Heart failure

Heart failure and sudden cardiac death: The Tribune India

What do you mean by heart failure?

The heart is one of the most important organs in the body, as it primarily pumps blood, distributing oxygen and nutrients throughout the body. Normally, a well-functioning adult heart can last three heart cycles or 72 beats per minute – this rate changes for children with normal and relatively faster heartbeats. However, minor malfunctions or abnormalities of the heart can affect our normal functions. When these malfunctions or abnormalities occur, our heart functions at a lower capacity and is unable to pump oxygenated blood throughout the body. This condition is known as heart failure, sometimes referred to as congestive heart failure and is a rapidly developing worldwide problem in people of different age groups. It is a condition caused by either inefficient pumping or inadequate relaxation of the heart. Heart failure is a chronic condition that occurs when the heart is unable to pump enough blood to meet the metabolic needs of body tissues. A weakened heart leads to insufficient blood supply to the cells, which leads to fatigue and shortness of breath which leads to heart failure.

Heart failure is often misinterpreted as a condition in which your heart does not work, however, it occurs when one or more heart chambers have failed to keep up with the volume of blood flowing through them. As a result, blood often backs up and fluid can build up in the lungs, leading to breathing difficulties. Conditions such as high blood pressure, high cholesterol, and diabetes can damage or weaken your heart and trigger heart failure. It also develops when the heart muscles become too stiff to pump blood. Not only this, abnormal heartbeat (arrhythmia) and inflammation of heart muscle area (myocarditis) are also some of the root causes of heart failure. Often it is mistaken for a heart attack, which is a sudden stoppage of blood supply to the core. Currently, 8-10 million Indians are diagnosed with heart failure, and 1 million are added every year. This is alarming with a death rate of more than 20% among people ten years younger than the world average.

How is heart failure related to sudden cardiac death?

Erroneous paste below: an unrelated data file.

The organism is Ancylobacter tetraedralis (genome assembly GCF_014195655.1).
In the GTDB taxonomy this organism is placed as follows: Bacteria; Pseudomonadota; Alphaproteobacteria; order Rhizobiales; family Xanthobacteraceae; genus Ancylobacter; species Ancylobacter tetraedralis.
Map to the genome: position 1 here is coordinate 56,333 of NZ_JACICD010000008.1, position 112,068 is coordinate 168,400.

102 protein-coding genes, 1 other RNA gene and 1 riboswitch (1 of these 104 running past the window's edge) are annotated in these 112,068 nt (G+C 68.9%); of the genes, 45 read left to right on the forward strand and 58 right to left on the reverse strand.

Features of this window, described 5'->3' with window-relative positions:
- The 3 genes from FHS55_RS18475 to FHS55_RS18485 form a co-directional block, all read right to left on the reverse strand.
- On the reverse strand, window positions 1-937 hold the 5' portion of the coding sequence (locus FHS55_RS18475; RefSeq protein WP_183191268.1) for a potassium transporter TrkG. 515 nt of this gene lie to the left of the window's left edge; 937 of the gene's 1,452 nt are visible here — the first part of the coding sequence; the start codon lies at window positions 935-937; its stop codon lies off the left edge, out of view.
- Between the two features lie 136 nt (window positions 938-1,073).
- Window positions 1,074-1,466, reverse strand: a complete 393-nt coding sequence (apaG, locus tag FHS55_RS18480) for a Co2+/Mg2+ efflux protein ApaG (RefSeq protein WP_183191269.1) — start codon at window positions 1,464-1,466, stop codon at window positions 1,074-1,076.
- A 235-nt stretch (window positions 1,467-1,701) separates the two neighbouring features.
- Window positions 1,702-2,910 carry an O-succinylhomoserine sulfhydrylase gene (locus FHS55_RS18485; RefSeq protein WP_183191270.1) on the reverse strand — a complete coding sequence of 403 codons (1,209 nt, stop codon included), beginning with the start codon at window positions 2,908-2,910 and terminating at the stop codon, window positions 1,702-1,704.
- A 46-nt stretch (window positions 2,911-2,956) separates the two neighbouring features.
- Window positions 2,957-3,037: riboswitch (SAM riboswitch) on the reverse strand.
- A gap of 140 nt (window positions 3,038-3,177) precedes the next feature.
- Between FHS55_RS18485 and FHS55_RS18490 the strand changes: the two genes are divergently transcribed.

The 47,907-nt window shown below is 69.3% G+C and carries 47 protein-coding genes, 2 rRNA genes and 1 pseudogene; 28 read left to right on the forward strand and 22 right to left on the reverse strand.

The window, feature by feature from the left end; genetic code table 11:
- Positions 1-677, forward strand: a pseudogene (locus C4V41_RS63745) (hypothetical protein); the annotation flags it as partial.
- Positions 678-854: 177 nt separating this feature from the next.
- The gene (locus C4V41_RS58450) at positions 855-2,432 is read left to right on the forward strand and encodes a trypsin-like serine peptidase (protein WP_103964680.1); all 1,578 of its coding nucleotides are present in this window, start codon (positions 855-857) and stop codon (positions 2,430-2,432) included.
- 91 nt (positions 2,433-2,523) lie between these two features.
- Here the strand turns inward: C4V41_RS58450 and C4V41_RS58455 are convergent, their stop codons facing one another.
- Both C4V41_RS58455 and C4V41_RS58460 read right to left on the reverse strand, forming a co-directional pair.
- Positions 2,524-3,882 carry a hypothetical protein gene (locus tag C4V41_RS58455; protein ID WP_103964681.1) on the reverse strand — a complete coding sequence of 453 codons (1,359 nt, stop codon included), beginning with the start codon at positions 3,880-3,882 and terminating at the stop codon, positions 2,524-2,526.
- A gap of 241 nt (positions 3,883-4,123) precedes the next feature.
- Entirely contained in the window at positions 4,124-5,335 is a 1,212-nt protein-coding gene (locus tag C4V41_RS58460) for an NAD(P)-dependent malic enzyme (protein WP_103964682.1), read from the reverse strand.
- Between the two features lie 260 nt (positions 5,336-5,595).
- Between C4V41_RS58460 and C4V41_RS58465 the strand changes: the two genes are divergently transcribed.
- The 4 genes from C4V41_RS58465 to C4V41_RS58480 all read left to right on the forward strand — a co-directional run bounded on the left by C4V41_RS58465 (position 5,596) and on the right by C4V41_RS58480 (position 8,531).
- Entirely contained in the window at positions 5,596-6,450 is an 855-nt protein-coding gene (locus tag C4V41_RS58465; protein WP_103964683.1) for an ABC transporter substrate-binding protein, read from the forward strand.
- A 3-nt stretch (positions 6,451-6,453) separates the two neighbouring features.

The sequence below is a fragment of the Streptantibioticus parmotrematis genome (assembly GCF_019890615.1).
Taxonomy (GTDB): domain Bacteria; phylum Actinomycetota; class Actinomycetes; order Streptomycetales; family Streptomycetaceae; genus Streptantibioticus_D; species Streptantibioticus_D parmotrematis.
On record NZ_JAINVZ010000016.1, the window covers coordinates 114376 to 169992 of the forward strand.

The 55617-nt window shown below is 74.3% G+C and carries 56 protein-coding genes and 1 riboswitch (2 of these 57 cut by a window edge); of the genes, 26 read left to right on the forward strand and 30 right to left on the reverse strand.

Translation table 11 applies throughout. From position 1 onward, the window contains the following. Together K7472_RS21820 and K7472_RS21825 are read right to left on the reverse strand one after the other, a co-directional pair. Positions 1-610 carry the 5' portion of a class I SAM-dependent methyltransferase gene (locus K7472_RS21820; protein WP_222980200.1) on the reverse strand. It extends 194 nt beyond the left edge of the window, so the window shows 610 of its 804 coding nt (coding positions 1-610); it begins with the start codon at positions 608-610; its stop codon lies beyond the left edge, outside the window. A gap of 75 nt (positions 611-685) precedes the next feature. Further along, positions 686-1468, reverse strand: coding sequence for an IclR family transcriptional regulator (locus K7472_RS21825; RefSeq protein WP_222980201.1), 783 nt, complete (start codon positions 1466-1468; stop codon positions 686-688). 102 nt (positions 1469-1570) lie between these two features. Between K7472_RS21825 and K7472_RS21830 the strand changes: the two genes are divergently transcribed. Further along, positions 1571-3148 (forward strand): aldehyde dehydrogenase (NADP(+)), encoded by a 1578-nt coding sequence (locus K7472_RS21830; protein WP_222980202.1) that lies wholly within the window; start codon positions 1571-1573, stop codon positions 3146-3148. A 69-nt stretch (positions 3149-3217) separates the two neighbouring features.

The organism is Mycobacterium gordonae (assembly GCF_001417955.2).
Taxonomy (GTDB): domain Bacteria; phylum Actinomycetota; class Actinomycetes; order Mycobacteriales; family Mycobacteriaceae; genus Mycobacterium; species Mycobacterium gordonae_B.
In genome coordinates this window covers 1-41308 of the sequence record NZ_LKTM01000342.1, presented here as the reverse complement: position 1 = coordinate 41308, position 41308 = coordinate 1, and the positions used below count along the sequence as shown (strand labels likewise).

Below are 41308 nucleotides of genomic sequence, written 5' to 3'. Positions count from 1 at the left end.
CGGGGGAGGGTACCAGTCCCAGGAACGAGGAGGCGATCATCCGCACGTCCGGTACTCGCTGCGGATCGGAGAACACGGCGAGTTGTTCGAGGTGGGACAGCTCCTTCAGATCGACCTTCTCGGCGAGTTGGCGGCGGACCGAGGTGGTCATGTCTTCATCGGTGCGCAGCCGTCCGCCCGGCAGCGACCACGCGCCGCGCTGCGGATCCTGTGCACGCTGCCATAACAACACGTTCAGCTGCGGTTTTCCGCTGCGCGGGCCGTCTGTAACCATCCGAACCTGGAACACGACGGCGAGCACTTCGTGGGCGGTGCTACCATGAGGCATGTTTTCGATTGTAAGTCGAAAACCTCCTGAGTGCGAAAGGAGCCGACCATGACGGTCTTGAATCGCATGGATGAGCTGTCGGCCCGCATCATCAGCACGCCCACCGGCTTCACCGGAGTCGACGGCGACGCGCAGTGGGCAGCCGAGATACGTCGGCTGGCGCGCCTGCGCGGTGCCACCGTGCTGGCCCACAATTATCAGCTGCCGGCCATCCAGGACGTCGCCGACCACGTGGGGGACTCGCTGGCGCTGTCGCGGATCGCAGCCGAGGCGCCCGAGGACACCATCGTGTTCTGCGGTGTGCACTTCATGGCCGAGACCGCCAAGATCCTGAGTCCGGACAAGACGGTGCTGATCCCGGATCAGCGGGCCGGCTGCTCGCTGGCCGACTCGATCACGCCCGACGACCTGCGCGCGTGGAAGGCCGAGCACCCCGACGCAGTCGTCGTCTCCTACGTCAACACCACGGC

Most sudden cardiac deaths are caused by abnormal heart rhythms called arrhythmias. Additionally, the most common life-threatening arrhythmia is ventricular fibrillation, which is an erratic, disorganized discharge of pulses from the ventricles (lower chambers of the heart). According to the American Heart Journal, patients with heart failure are 6 to 9 times more likely than the general population to suffer from ventricular arrhythmias that can lead to sudden cardiac death.

What are the common causes and risk factors for heart failure?

Heart failure is common in older people, but it is also increasing in young adults due to increasing risk factors such as diabetes and hypertension. Apart from this, other factors such as valve disease, congenital heart disease, hypertension, history of heart attack, coronary artery disease, family history of the disease and an enlarged or infected heart can also lead to heart failure. heart failure. Heart failure is a progressive disease that gets worse over time because the pumping action of the heart weakens.

According to the classification of the New York Heart Association, heart failure can be classified into 4 stages. These stages range from high to advanced risk of heart failure. The first two stages are considered the pre-heart failure stage. The third stage is for patients with heart failure who had or are currently showing symptoms of the disease and the fourth stage is for patients with advanced symptoms of heart failure.

Some common symptoms of heart failure include:

· Chest pain

shortness of breath

Fainting

· Fatigue

Swollen limbs

fast or irregular heartbeat

Persistent cough or wheezing with white or pink frothy tint of blood or mucus